"But we will go to Egypt with our own way of playing, our 'winner mentality'," he added. It's certainly proved a recipe for success in the past with Cameroon triumphing in Africa's most prestigious competition five times, in 1984, 1988, 2000, 2002 and 2017.


Russian boxer Maxim Dadashev dies after fight against Subriel Matias

Updated 23 July 2019
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Russian boxer Maxim Dadashev dies after fight against Subriel Matias

  • Doctors operated to relieve pressure from swelling on his brain
  • Dadashev, known as “Mad Max,” was unable to walk to the dressing room and was immediately hospitalized

MOSCOW: Russian boxer Maxim Dadashev has died from brain injuries sustained in a fight in Maryland, the Russian boxing federation announced on Tuesday.
“Maxim Dadashev has died in the United States following injuries sustained during his fight with Subriel Matias,” the federation said in a statement.
The 28-year-old underwent emergency brain surgery in Washington after his super-lightweight bout with Puerto Rican Matias on Friday was stopped after the 11th round by his cornerman James “Buddy” McGirt.
Dadashev, known as “Mad Max,” was unable to walk to the dressing room and was immediately hospitalized.
Doctors operated to relieve pressure from swelling on his brain.
McGirt, who said after the fight he “couldn’t convince” his fighter to stop but opted to throw in the towel when he saw him “getting hit with more and more clean shots as the fight went on,” told ESPN on Tuesday he was wracking his brain wondering if he could have done things differently.
“It just makes you realize what type of sport we’re in, man,” McGirt told ESPN — which streamed the fight on its ESPN+ platform.
“He did everything right in training, no problems, no nothing. My mind is like really running crazy, right now. Like what could I have done differently? But at the end of the day, everything was fine (in training).
“He seemed OK, he was ready, but it’s the sport that we’re in. It just takes one punch, man.”
Russian boxing chief Umar Kremlev told Russian media that Dadashev’s body would be repatriated home and that his family would receive financial aid.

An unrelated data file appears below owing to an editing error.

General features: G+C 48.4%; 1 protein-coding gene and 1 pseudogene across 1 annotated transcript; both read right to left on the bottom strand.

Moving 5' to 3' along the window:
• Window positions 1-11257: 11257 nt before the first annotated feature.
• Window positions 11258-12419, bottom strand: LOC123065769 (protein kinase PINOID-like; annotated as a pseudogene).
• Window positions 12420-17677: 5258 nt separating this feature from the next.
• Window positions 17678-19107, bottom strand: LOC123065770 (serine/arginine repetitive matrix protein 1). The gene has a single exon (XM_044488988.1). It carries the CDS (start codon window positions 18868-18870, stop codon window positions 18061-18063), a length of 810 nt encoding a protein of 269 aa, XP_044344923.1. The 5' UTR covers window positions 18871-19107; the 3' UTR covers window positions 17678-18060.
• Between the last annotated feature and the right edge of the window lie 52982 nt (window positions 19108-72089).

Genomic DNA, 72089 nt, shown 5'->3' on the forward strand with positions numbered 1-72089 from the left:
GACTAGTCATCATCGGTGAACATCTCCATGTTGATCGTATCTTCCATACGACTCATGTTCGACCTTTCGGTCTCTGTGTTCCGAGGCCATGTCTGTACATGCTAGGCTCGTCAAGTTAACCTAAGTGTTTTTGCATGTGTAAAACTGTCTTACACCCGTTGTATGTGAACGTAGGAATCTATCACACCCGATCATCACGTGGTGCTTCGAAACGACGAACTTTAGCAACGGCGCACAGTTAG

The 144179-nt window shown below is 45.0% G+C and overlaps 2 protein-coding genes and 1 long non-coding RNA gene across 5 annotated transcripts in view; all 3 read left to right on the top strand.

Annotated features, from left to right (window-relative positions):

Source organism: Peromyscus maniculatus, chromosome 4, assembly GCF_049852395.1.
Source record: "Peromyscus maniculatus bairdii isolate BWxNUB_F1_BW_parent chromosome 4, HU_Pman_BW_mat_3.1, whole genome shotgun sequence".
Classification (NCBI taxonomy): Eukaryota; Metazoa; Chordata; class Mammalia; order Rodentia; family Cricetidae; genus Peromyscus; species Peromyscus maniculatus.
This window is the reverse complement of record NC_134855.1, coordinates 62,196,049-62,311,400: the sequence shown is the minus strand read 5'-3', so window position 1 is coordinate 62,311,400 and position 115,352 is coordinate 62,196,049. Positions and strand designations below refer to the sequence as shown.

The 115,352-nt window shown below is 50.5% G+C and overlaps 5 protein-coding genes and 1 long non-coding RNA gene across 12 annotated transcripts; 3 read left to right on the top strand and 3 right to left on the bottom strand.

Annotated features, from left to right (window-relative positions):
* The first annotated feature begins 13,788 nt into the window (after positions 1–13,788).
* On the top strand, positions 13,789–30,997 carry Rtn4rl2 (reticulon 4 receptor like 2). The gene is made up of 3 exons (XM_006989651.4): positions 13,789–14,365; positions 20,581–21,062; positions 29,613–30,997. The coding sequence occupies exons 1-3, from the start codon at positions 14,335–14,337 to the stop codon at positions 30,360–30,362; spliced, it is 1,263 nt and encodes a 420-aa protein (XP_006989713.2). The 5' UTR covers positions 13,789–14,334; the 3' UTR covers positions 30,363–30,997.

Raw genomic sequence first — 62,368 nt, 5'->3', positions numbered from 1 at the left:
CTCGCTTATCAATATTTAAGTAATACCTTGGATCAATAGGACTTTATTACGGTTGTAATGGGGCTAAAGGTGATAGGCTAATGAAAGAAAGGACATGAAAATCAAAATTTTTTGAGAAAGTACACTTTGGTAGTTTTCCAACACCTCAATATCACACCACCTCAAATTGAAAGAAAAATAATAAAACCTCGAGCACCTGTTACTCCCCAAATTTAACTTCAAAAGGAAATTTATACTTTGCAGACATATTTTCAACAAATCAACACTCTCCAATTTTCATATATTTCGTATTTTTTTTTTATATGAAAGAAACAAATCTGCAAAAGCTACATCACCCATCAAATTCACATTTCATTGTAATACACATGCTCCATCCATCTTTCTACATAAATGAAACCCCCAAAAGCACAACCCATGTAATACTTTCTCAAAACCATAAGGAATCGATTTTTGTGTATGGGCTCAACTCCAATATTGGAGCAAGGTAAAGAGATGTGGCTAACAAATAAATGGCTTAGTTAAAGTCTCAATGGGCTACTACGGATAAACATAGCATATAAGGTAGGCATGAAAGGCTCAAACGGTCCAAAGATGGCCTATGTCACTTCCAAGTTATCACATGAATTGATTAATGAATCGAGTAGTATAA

Dadashev’s widow, Elizaveta Apushkina, also issued a statement, confirming the fighter’s death “with great sadness.”
She said: “He was a very kind person who fought until the very end. Our son will continue be raised to be a great man like his father,” she said of the St. Petersburg-born fighter who trained in Oxnard, California.
Dadashev took an unbeaten 13-0 record into the 140-pound non-title fight.
Dadashev, whose manager Egis Klimas also handles Vasiliy Lomachenko and Sergey Kovalev, turned pro in April of 2016 and relocated to Southern California to pursue his ring ambitions, eventually signing with promoters Top Rank.
Top Rank chairman Bob Arum issued a statement recalling Dadashev as “a terrific young man.”
ESPN, which streamed the bout on ESPN+, also issued a statement.
“Our heartfelt thoughts are with Dadashev’s family, friends, trainers and the team at Top Rank,” the statement said.
Dadashev was rated in the top five by two world sanctioning organizations going into Friday’s fight in suburban Washington DC, an elimination bout for the right to become mandatory challenger for Josh Taylor’s IBF title.
Matias dominated, and after the 11th round McGirt could be heard telling Dadashev “I’m going to stop it, Max,” even as Dadashev shook his head.
McGirt, himself a former two-weight world champion, then told the referee: “That’s it.”